Microbial Atrazine Breakdown in a Karst Groundwater System and Its Effect on Ecosystem Energetics

Citation

Material Information

Title:
Microbial Atrazine Breakdown in a Karst Groundwater System and Its Effect on Ecosystem Energetics
Series Title:
Journal of Environmental Quality
Creator:
Iker, Brandon C.
Kambesis, Pat
Oehrle, Stuart A.
Groves, Chris
Barton, Hazel A.
Publication Date:
Language:
English

Subjects

Subjects / Keywords:
Microbial Community ( local )
Subterranean Aquifers ( local )
Atrazine ( local )
Genre:
serial ( sobekcm )

Notes

Abstract:
In the absence of sunlight energy, microbial community survival in subterranean aquifers depends on integrated mechanisms of energy and nutrient scavenging. Because karst aquifers are particularly sensitive to agricultural land use impacts due to rapid and direct hydrologic connections for pollutants to enter the groundwater, we examined the fate of an exogenous pesticide (atrazine) into such an aquifer and its impact on microbial ecosystem function. Atrazine and its degradation product deethylatrazine (DEA) were detected in a fast‐flowing karst aquifer underlying atrazine‐impacted agricultural land. By establishing microbial cultures with sediments from a cave conduit within this aquifer, we observed two distinct pathways of microbial atrazine degradation: (i) in cave sediments previously affected by atrazine, apparent surface‐derived catabolic genes allowed the microbial communities to rapidly degrade atrazine via hydroxyatrazine, to cyanuric acid, and (ii) in low‐impact sediments not previously exposed to this pesticide, atrazine was also degraded by microbial activity at a much slower rate, with DEA as the primary degradation product. In sediments from both locations, atrazine affected nitrogen cycling by altering the abundance of nitrogen dissimulatory species able to use nitrogenous compounds for energy. The sum of these effects was that the presence of atrazine altered the natural microbial processes in these cave sediments, leading to an accumulation of nitrate. Such changes in microbial ecosystem dynamics can alter the ability of DEA to serve as a proxy for atrazine contamination and can negatively affect ecosystem health and water quality in karst aquifers.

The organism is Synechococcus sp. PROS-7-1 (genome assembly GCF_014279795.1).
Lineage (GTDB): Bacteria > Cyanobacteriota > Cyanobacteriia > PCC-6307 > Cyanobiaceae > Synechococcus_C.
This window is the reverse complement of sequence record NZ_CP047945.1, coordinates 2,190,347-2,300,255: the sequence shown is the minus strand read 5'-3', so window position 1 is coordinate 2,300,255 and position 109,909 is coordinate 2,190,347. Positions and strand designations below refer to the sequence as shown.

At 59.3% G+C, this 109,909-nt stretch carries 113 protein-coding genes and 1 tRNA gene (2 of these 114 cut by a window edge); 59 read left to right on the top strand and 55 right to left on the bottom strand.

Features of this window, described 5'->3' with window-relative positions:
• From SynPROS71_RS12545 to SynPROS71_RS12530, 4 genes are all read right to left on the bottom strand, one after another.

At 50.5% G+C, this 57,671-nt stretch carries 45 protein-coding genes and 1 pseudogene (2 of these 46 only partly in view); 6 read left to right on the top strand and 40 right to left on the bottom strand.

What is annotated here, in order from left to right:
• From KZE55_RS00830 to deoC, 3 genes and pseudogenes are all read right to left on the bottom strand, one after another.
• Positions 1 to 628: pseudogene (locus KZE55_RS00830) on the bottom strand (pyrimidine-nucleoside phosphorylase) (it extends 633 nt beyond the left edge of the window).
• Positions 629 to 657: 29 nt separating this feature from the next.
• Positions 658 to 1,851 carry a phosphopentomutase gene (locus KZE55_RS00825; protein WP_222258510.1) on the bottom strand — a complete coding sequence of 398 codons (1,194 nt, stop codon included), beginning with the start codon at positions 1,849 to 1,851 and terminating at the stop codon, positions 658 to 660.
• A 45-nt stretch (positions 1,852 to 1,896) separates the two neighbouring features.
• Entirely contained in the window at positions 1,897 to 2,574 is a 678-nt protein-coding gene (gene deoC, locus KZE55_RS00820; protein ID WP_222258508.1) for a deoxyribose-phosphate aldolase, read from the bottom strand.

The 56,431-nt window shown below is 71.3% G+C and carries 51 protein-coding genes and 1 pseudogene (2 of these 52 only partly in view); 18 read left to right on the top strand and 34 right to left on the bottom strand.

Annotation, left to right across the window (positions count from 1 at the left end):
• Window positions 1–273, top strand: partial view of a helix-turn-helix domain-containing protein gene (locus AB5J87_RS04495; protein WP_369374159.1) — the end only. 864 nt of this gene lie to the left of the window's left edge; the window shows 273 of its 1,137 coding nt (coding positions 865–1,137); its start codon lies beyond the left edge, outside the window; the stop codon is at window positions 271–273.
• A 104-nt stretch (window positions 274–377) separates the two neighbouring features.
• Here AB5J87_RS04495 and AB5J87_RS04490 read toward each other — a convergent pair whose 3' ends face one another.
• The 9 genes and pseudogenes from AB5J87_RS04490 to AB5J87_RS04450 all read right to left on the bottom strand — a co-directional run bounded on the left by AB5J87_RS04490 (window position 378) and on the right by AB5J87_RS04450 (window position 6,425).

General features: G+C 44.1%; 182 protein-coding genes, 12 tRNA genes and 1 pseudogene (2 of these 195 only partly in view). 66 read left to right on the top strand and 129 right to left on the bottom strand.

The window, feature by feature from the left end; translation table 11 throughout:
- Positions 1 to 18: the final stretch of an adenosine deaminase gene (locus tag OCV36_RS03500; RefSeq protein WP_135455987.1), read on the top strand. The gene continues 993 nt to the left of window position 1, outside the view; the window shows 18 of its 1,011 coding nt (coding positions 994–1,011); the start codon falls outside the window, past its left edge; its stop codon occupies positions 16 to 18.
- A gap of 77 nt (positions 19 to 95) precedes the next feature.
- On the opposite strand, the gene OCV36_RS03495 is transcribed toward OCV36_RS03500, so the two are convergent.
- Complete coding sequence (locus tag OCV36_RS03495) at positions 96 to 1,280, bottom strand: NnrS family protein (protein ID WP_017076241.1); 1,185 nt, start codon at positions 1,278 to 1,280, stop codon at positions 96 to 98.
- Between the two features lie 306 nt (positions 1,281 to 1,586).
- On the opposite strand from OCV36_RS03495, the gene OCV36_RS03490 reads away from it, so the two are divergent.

Original Version:
Journal of Environmental Quality, Vol. 39, no. 2 (2010-03-01).

Record Information

Source Institution:
University of South Florida Library
Holding Location:
University of South Florida
Rights Management:
This object is protected by copyright, and is made available here for research and educational purposes. Permission to reuse, publish, or reproduce the object beyond the bounds of Fair Use or other exemptions to copyright law must be obtained from the copyright holder.

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University of South Florida
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